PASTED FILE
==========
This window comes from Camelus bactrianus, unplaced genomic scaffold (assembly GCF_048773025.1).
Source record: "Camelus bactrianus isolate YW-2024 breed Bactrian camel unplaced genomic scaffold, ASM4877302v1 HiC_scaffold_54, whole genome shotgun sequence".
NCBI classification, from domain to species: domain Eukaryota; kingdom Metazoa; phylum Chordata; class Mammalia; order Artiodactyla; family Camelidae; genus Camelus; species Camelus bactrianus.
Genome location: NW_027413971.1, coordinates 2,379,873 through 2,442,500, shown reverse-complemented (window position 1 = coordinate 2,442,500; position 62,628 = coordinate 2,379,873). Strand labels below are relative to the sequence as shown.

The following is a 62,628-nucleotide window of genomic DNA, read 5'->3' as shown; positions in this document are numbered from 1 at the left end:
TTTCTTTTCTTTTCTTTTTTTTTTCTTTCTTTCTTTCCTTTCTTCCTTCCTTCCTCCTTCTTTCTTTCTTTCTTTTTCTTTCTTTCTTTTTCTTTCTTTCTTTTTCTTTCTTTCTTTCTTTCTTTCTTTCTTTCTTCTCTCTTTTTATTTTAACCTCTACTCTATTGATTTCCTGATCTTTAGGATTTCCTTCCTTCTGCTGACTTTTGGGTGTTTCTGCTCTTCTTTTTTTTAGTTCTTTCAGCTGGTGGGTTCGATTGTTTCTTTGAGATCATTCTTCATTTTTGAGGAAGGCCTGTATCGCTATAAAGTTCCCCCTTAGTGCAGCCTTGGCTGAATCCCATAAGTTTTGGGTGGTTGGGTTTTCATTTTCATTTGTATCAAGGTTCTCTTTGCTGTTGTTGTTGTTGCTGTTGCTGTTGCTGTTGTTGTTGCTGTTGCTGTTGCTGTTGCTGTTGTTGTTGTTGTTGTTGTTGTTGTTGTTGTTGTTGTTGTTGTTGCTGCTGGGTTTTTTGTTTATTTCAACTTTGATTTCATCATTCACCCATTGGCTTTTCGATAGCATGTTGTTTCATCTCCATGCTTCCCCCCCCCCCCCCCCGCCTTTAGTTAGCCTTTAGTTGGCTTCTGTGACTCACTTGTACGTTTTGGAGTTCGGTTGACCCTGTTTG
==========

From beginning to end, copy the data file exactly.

This window comes from Camelus bactrianus, unplaced genomic scaffold (assembly GCF_048773025.1).
Source record: "Camelus bactrianus isolate YW-2024 breed Bactrian camel unplaced genomic scaffold, ASM4877302v1 HiC_scaffold_54, whole genome shotgun sequence".
NCBI classification, from domain to species: domain Eukaryota; kingdom Metazoa; phylum Chordata; class Mammalia; order Artiodactyla; family Camelidae; genus Camelus; species Camelus bactrianus.
Genome location: NW_027413971.1, coordinates 2,379,873 through 2,442,500, shown reverse-complemented (window position 1 = coordinate 2,442,500; position 62,628 = coordinate 2,379,873). Strand labels below are relative to the sequence as shown.

The following is a 62,628-nucleotide window of genomic DNA, read 5'->3' as shown; positions in this document are numbered from 1 at the left end:
TTTCTTTTCTTTTCTTTTTTTTTTCTTTCTTTCTTTCCTTTCTTCCTTCCTTCCTCCTTCTTTCTTTCTTTCTTTTTCTTTCTTTCTTTTTCTTTCTTTCTTTTTCTTTCTTTCTTTCTTTCTTTCTTTCTTTCTTCTCTCTTTTTATTTTAACCTCTACTCTATTGATTTCCTGATCTTTAGGATTTCCTTCCTTCTGCTGACTTTTGGGTGTTTCTGCTCTTCTTTTTTTTAGTTCTTTCAGCTGGTGGGTTCGATTGTTTCTTTGAGATCATTCTTCATTTTTGAGGAAGGCCTGTATCGCTATAAAGTTCCCCCTTAGTGCAGCCTTGGCTGAATCCCATAAGTTTTGGGTGGTTGGGTTTTCATTTTCATTTGTATCAAGGTTCTCTTTGCTGTTGTTGTTGTTGCTGTTGCTGTTGCTGTTGTTGTTGCTGTTGCTGTTGCTGTTGCTGTTGTTGTTGTTGTTGTTGTTGTTGTTGTTGTTGTTGTTGTTGTTGCTGCTGGGTTTTTTGTTTATTTCAACTTTGATTTCATCATTCACCCATTGGCTTTTCGATAGCATGTTGTTTCATCTCCATGCTTCCCCCCCCCCCCCCCCGCCTTTAGTTAGCCTTTAGTTGGCTTCTGTGACTCACTTGTACGTTTTGGAGTTCGGTTGACCCTGTTTG